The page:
Christ's Resurrection & the Change of the Sabbath Day
A regularly occurring question, especially from young people, is why we worship on the first day of the week, when the Old Testament church worshipped on the last day of the week.
Among the proofs for this change is the all-important fact of the resurrection of Christ having taken place on the first day of the week. Christ took the Sabbath day into the grave with Him and, on the morning of the resurrection, He arose and gave the church this new day for the observance and for her blessing. This is the position of our churches and of our confessions – particularly elaborated upon in the Westminster Confession.
Christ Himself made the first day of the week “the Lord’s Day” (Rev. 1:10). It was on this day that He showed more evidence of His Lordship than on any other day by rising victorious over death, hell, and the grave. He met with His disciples on that very day, twice, both in the morning and in the evening, and the successive Lord’s Day afterwards again in the evening.
The resurrection brings the church together
The New Testament makes clear that the church has regular times of assembling and of worship. Hebrews 10:25 enjoins: “Not forsaking the assembling of ourselves together...” The question “When did the church assemble?” has an answer in the example of 1 Corinthians 16:1ff. Paul, writing to this church in Greece, says, “Now concerning the collection of the saints, as I have given order to the churches of Galatia, even so do ye (in other words, this isn’t something peculiar to Corinth): Upon the first day of the week let everyone of you lay by him in store, as God hath prospered him...”
More especially, note another passage: Acts 20:16. Here Paul is in haste en route to Jerusalem, and his route includes the point of Troas.
We read in Acts 20:6-7: “We sailed from Philippi after the days of unleavened bread, and came unto them at Troas in five days; where we abode seven days. And upon the first day of the week, when the disciples came together to break bread, Paul preached unto them, ready to depart on the morrow.”
Clearly, he stayed this day because it was the day the saints were assembling. When that day was over, though he had preached until midnight, he was gone.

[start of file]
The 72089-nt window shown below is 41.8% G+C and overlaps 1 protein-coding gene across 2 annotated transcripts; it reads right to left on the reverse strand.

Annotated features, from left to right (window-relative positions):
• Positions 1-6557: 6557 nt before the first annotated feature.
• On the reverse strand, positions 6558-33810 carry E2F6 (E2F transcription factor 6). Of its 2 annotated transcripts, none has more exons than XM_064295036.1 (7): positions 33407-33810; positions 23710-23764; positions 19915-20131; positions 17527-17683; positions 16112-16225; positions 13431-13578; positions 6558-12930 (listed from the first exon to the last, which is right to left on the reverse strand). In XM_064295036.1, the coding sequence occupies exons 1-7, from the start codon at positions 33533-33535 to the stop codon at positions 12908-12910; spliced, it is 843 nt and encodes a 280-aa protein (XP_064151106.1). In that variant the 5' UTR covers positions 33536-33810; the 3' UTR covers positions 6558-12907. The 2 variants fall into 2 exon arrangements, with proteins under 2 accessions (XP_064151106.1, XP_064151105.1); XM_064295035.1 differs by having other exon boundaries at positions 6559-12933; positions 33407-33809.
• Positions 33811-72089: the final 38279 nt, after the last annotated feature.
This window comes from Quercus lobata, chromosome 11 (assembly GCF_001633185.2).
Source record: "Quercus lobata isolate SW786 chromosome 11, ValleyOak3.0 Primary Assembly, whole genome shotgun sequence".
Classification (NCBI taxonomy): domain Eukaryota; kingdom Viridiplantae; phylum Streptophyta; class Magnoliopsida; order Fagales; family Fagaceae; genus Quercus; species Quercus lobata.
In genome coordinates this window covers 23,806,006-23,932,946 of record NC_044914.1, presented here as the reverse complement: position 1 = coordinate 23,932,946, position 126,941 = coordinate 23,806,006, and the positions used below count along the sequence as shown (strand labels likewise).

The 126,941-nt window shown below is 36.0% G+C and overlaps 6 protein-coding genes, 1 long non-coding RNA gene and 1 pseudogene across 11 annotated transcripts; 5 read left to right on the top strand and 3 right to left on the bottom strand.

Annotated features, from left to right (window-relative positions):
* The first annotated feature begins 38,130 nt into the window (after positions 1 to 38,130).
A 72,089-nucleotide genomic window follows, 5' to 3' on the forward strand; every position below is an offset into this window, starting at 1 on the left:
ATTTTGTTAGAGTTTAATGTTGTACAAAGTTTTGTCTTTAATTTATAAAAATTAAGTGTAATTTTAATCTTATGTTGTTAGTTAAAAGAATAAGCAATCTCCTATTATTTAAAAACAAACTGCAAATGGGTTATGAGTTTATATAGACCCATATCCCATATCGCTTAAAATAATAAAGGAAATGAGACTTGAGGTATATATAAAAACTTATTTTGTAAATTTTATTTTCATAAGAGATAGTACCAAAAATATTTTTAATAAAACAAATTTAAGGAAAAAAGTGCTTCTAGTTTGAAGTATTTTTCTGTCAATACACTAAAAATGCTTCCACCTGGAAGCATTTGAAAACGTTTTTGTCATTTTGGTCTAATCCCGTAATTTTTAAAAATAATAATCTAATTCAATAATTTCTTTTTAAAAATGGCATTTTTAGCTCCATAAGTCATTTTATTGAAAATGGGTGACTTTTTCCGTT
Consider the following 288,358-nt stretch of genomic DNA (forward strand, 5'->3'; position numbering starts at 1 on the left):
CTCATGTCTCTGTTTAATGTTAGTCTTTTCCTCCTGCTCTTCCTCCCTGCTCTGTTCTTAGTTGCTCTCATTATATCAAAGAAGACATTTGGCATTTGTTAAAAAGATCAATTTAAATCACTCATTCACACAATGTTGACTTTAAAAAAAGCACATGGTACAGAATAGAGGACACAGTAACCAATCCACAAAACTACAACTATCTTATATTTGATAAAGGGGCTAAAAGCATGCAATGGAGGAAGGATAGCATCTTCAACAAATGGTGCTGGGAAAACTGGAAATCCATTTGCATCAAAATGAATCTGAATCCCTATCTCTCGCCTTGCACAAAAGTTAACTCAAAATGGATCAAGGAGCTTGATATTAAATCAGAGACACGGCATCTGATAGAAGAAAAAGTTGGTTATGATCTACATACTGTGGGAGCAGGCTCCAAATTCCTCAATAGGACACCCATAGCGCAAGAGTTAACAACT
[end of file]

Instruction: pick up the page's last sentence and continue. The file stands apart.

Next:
Some have raised the difficulty that Paul seems to disparage favoring one day above others (Rom. 14:5; Gal. 4:9-11; Col. 2:16-17). However, Paul is speaking of the ceremonial feasts, like the new moon, the day of atonement, etc. Clearly, Paul cannot be contradicting himself by saying what he does regarding the Lord’s Day in the above-mentioned texts (1 Cor. 16:1; Heb. 10:25). Moreover, in line with the rest of the New Testament (Matt. 5:17-20; James 2:8-12), Paul always maintained a high regard for the moral law of the Ten Commandments, which he called “holy, just, and good” (Rom. 7:12).
How significantly beautiful it is to see the church of Christ worshipping on the day He conquered sin and the grave. The resurrection is the birthday of the church in the sense that on it, Christ arose as the new Adam with His newly redeemed bride, worshipping together on a new day – His day.
The resurrection changes how we order our life
In Exodus 20, the fourth commandment mentions the pattern of creation. In Deuteronomy 5, the fourth commandment mentions the pattern of redemption, the exodus. The redemption from Egypt changed the way people viewed their Sabbath day. Likewise, the redemption from sin and death in the death and resurrection of Christ changes the way the believer lives his life. Christ’s redemption brings him rest, and he may rest with Christ in His finished work; then, from out of that rest and out of the worship of the triune God, he labors. The Christian does not labor for rest, but labors out of rest.
Believers should pray that God will return to our lands the keeping of His day, so that the gospel of Christ would be preached, believed, and observed. Do you do that in dependence on God’s grace and Holy Spirit?